March 22nd in history:
It can be used to perform surgery, or play a DVD. It was even used as a deadly weapon against James Bond. The laser beam developed by Arthur Schawlow and Charles Townes was given a U.S. patent on March 22nd, 1960.
James Bond doesn’t usually work with a partner, but TV secret agent James West had a regular partner on “The Wild Wild West”: master of disguise Artemus Gordon, played by Ross Martin, born March 22nd, 1920. Early in his career, Martin was part of a comedy team with a partner named West — Bernie West, who wrote for “All in the Family” and was co-creator of “Three’s Company.”
Born the same day and year as Ross Martin was Werner Klemperer, who played Col. Klink, the commandant of Stalag 13 on “Hogan’s Heroes.” “Wild Wild West” and “Hogan’s Heroes” aired back-to-back Friday nights on CBS for two years in the 1960s.
One “Wild Wild West” episode featured an audience watching a motion picture in which Artemus comically impersonated President Ulysses Grant. The story was set years before the Lumiere brothers actually projected a movie on a screen in Paris, on this day in 1895. That event is considered the first-ever private screening of motion pictures for an audience.
Several people who have won Oscars for their movie work were born on March 22nd: actors Karl Malden (born 1912), Haing S. Ngor (1940), and Reese Witherspoon (1976), “Forrest Gump” screenwriter Eric Roth (1945), and composers Stephen Sondheim (1930) and Andrew Lloyd Webber (1948).
March 17th in history:
Franklin D. Roosevelt resigned from the New York State Senate on March 17th, 1913, to become assistant secretary of the Navy under President Woodrow Wilson. It was his eighth wedding anniversary. In the next 20 years, Roosevelt would become a vice-presidential candidate, governor of New York and president of the United States.
Eliot Spitzer had been governor of New York for just over a year when he resigned on this date in 2008, after a prostitution scandal in which he admitted to being a client of an escort agency.
New Yorkers like to celebrate St. Patrick’s Day with a big parade in Manhattan. The Irish holiday was celebrated in New York City for the first time on March 17th, 1756.
St. Patrick’s Day is the birthday of two actors who have starred in movies and TV shows about New York City: Kurt Russell (born 1951), who played Snake Plissken in the action drama Escape from New York; and Gary Sinise (1955), Mac Taylor from “CSI: New York,” also known as Lt. Dan in Forrest Gump.
Sinise also played real-life astronaut Ken Mattingly in the movie Apollo 13. Mattingly was born March 17th, 1936. He was pulled from the Apollo 13 mission days before its launch in 1970 after being exposed to German measles, so he missed being aboard the spacecraft that had to return to Earth after an explosion. Mattingly did get to circle the moon two years later, as the command module pilot of Apollo 16.
November 19 in history:
A new national cemetery was consecrated on November 19th, 1863 at the site of the Civil War Battle of Gettysburg. The event is remembered today because of President Abraham Lincoln’s two-minute address which began “Fourscore and seven years ago…”
The late-’80s musical group Milli Vanilli is remembered today because its two front men, known as Rob and Fab, did not actually use their own voices on their debut album. The duo announced on November 19th, 1990, that they would give back their Grammy for Best New Artist, awarded nine months earlier.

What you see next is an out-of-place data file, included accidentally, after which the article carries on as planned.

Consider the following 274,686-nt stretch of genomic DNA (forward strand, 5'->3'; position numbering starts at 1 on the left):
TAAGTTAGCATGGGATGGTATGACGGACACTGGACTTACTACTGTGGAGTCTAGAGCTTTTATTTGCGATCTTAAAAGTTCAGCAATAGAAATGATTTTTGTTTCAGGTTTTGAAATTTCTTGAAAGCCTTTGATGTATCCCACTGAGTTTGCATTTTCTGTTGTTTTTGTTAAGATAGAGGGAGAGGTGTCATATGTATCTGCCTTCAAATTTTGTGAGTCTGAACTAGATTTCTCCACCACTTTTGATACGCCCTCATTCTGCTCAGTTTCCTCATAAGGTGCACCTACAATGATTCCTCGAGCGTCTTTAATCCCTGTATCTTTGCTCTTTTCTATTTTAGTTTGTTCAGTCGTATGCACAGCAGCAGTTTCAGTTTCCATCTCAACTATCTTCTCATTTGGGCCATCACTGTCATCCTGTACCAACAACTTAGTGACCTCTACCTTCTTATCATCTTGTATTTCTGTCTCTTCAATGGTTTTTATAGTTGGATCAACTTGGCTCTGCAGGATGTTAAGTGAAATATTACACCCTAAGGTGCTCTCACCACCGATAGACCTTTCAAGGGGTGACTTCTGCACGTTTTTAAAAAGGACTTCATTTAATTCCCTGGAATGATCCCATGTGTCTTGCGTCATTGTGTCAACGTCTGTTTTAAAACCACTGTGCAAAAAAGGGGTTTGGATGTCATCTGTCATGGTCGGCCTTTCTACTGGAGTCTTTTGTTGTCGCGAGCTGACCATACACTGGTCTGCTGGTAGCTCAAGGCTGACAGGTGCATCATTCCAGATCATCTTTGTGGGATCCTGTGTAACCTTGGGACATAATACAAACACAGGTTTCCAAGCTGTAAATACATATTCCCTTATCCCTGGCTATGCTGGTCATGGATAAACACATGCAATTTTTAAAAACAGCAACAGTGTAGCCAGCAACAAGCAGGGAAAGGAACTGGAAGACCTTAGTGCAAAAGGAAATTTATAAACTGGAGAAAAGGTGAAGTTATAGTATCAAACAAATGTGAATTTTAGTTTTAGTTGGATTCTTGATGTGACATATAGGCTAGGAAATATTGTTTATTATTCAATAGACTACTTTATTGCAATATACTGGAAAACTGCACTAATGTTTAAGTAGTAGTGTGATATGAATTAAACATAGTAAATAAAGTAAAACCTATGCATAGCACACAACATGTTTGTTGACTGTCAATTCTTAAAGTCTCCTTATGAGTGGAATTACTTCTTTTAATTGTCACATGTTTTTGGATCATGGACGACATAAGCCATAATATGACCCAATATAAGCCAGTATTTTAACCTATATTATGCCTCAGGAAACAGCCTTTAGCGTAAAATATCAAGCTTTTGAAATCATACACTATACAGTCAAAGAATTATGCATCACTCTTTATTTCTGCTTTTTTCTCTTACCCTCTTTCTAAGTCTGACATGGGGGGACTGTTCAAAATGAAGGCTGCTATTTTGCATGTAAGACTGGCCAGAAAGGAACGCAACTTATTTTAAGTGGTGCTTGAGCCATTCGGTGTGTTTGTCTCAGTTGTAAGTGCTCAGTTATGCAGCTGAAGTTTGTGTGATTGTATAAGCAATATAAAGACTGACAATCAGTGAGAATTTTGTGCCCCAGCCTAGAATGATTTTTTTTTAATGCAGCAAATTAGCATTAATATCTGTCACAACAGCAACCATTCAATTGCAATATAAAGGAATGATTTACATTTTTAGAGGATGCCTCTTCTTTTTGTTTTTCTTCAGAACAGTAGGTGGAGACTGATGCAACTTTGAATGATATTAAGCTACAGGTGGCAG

Two men whose voices and faces became familiar to talk-show fans were born on November 19th.
Comedian Dick Cavett (1936) was given a daytime talk show on ABC in 1968, eventually leading to a late-night show on that network and a series on PBS. Cavett appeared as himself in two movies that won the Oscar for best picture: “Annie Hall” (1977) and “Forrest Gump” (1994).
Larry King appeared as himself in many movies during the 25 years he hosted a prime-time talk show on CNN. King was born on November 19th, 1933…making him exactly five years older than his long-time boss at CNN, Ted Turner.
July 9th in history:
On July 9th, 1850, Zachary Taylor became the second U.S. president to die in office. Taylor became sick after eating at a 4th of July celebration – and, to this day, some historians believe he was deliberately poisoned. His body was exhumed for testing in 1991, but the coroner did not find sufficient evidence of poisoning.
Another man who wanted to be president made a famous speech on this date in 1896. William Jennings Bryan delivered what was known as the “Cross of Gold” speech at the Democratic Convention in Chicago, opposing the gold standard. Following that oration, Bryan became the youngest presidential nominee in Democratic party history at age 36, and earned the nickname the “Boy Orator.”
Tom Hanks became a first-time Oscar nominee at age 32 for “Big,” in which he played a boy suddenly stuck in a man’s body. Hanks, born on July 9th, 1956, won back-to-back Oscars for “Philadelphia” and “Forrest Gump.” He has also played astronaut Jim Lovell in “Apollo 13,” commanded G.I.s in the WWII drama “Saving Private Ryan,” and romanced Meg Ryan in “Sleepless in Seattle” and “You’ve Got Mail.”
“Big” was released in 1988, the same year that 11-year-old Fred Savage played a grown-up suddenly stuck in a boy’s body in “Vice Versa.” Savage, born on this day in 1976, also played Peter Falk’s grandson in “The Princess Bride” and starred as Kevin Arnold on the TV series “The Wonder Years.” As a grown-up, Savage has shifted from acting to directing.